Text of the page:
Choices depending on the Identity Management System
Regarding the identity management backend, the most fundamental differentiation between EAP
types is the type of credential they support.
• Does your identity management backend support X.509 Client Certificates? Then you can use
EAP-TLS.
• Does your identity management backend use username/password combinations?
• Does it store the passwords as either clear text - or - encrypted as NT-Hash? Then you can use
EAP-TTLS, PEAP, EAP-FAST, EAP-PWD and more.
• Does it store the passwords in a different crypt format? Then you can use EAP-TTLS only.
As you see, the decision is largely dependent on your identity management system; so your choices
may be limited. As a more concrete advice for some IdM backends:
• Microsoft ActiveDirectory: stores passwords as NT-Hashes.
Anonymous outer identities
Almost all EAP types support the use of anonymous outer identities. The primary use of anonymous
outer identities is for better preservation of privacy for your users; a properly configured supplicant
will then not even reveal the real username of the user to the visited govroam SP; instead, the
username is replaced with a dummy value.
This feature needs protocol support by the EAP type in question; the basic idea is that there have to
be two stages of communicating the client identity:
• one identity, the outer identity, is used to route the user's login request from the govroam SP via
the govroam RADIUS path to the govroam IdP
• the second, "inner" identity, is only revealed inside a cryptographically protected tunnel to the IdP
Since the outer identity is only needed for routing purposes towards the IdP, the local username part
does not have to be accurate and can be obfuscated. The IETF-suggested way of obfuscating the
username is to leave it empty; but it can just as well be replaced with "anonymous", "anon" or
similar. However, the realm part (i.e. behind the @ sign) always needs to be accurate because it
contains the routing information.
The inner identity always needs to be fully accurate, because it is used to authenticate the user. It
does not necessarily have to contain an @ sign at all, because that username is local to the IdP and is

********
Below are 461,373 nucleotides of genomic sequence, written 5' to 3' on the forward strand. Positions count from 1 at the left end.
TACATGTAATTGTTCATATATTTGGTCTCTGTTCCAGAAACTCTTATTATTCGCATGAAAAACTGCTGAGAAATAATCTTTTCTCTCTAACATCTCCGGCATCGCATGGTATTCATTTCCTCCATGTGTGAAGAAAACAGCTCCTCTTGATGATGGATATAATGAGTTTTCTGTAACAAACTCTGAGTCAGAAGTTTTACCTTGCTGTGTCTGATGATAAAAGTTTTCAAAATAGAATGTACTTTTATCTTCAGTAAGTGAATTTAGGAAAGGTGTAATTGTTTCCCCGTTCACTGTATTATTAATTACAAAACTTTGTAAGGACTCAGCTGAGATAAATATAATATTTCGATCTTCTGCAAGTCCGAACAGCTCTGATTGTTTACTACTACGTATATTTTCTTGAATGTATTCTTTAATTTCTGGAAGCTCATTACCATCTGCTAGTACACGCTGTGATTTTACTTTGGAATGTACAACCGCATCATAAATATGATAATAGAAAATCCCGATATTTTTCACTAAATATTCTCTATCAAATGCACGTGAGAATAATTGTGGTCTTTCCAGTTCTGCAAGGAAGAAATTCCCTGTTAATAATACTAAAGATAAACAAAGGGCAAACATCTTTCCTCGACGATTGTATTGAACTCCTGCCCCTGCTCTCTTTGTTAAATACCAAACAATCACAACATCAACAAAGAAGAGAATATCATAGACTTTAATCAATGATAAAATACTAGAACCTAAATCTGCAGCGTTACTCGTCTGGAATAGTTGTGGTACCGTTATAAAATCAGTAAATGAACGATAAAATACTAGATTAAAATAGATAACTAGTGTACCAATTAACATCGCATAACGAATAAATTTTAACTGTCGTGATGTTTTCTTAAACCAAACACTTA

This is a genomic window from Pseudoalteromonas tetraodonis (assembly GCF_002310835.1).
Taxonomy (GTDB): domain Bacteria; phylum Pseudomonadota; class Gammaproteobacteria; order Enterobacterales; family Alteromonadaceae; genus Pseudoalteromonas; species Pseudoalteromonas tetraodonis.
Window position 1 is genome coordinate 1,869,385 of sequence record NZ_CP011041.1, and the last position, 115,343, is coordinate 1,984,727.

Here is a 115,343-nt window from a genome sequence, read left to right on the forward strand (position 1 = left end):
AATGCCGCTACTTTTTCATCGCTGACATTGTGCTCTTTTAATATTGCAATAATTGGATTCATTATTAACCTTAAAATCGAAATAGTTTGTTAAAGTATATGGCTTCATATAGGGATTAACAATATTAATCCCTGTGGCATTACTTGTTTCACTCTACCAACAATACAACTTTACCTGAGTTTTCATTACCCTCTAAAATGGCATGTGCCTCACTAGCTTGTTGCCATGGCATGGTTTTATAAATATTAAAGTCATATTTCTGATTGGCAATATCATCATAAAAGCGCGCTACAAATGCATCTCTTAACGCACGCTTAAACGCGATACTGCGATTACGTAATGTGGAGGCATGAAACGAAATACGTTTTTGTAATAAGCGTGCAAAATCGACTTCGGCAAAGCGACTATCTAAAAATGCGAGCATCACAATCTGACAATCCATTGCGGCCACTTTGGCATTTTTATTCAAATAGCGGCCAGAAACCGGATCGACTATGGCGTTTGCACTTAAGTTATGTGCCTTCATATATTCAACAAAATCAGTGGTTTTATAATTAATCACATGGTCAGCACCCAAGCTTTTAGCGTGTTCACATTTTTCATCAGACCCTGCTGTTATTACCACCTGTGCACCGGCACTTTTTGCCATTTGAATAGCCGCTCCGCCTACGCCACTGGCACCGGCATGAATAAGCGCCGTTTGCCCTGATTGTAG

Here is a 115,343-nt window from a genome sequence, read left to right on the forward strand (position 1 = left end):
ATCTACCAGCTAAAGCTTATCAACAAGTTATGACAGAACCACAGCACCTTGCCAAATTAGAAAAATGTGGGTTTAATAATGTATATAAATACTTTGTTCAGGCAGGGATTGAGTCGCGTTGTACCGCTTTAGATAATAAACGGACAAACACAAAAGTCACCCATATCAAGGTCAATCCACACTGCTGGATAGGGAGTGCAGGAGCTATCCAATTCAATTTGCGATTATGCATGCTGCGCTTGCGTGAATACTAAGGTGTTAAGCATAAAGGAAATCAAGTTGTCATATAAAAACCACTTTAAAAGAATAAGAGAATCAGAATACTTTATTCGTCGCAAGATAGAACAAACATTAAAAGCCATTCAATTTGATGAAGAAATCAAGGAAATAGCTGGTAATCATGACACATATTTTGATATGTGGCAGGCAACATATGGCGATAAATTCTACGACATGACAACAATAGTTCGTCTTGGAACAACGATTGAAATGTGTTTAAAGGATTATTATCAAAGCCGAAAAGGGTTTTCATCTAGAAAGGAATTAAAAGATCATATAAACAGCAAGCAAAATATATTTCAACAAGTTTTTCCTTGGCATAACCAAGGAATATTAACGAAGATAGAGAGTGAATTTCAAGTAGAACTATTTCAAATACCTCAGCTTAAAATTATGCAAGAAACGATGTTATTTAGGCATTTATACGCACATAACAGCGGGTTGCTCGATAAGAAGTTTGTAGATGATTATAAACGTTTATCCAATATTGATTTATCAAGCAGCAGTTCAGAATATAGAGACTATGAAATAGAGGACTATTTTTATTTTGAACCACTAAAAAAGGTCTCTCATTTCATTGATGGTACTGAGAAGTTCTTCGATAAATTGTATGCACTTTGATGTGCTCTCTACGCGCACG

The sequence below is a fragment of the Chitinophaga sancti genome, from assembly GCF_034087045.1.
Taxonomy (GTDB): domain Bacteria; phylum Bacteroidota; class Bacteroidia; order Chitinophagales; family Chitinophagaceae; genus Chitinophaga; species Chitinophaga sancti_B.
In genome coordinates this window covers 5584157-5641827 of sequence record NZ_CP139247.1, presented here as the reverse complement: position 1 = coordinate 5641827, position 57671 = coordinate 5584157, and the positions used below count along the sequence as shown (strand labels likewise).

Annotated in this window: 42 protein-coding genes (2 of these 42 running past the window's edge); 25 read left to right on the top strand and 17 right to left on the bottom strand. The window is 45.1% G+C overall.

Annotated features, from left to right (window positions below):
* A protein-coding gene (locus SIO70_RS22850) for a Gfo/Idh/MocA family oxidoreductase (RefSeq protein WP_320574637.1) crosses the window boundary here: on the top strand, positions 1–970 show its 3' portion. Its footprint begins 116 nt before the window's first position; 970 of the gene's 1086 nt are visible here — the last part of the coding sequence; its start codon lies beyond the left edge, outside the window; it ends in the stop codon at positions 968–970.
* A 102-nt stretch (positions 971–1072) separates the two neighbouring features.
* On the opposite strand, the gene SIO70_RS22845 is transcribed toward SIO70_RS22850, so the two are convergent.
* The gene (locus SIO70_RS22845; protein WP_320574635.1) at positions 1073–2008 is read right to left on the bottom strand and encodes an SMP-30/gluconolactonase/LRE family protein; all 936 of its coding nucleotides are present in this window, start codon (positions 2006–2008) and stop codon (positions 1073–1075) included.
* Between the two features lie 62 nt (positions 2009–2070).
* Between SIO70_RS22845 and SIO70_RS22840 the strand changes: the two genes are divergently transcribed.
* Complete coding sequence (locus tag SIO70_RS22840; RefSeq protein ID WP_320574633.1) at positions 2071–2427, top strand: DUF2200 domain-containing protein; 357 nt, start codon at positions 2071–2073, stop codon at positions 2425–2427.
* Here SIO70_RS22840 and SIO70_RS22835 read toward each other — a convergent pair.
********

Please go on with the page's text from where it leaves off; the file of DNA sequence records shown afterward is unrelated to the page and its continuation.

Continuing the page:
only seen and evaluated there.
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Example:
• Outer identity: [email protected]
• Inner identity: Stefan.winter
For govroam request routing, the part @gemeente.nl of the outer identity is used to route the
request to the gemeente.nl realm and to establish a secure tunnel; while the real username inside
this tunnel which is looked up in a user database is "stefan.winter".
Here is a break-down of anonymous outer identity support for some popular EAP types:
EAP-Type
EAP-TTLS
Support for anonymous outer identities
yes
PEAP
yes
EAP-FAST
yes
EAP-TLS
support in protocol, but not typically available in supplicants
EAP-PWD
no
If the EAP type allows for the use of outer identities, it is a client device configuration option to either
make use of them or not; there is little you as an IdP can do to force the use of anonymous outer
identities (except for providing and encouraging the use of pre-configured installers which will then
make all the necessary settings on the client device automatically).
Choices depending on the envisaged devices
The landscape of wireless-enabled devices is rather heterogeneous, and support for EAP types varies.
Ideally, you should survey which types of devices you should come to expect among your user base,
check the capabilities of these devices, and make an informed decision regarding the EAP type of
choice.
However, the EAP protocol is flexible enough to handle multiple EAP types: if your IdM backend can
support the use of multiple EAP types, then you can configure all the supported EAP types. In that
case, you have to select a "default" EAP type - it should be set to the EAP type with the broadest
support in your client base.
Now, assuming you have the option of configuring a range of EAP types *and* your clients support
that same range, which of these types should you prefer?
•
•
We suggest the use of PEAP over EAP-TTLS for it does a mild amount of protection of the user
password inside the secure tunnel.
If you cannot support PEAP, consider to allow TTLS-PAP and the more unusual variant TTLS-GTC
(initially Generic Token Card; also used for passwords which are not savable on the client
device). Some older devices (certain Symbian OS builds) support TTLS, but not PAP inside.
Enabling TTLS-GTC will allow these devices to connect.
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EAP Server certificate considerations
Almost all EAP types in govroam (with the exception of EAP-PWD) require an X.509 server certificate
with which the RADIUS server identifies itself to the end user before the user sends his credentials to
the server.
Consideration 1: Procuring vs. creating your own server certificate
In a generic web server context, server certificates are usually required to be procured by a
commercial Certification Authority (CA) operator; self-made certificates trigger an "Untrusted
Certificate" warning. It makes sense for browsers to have a pre-configured trust store with many
well-known CAs because the user may browse to any website; and the operator of that website may
have chosen any of those well-known CAs for his website. In an abstract notion, one can say: it is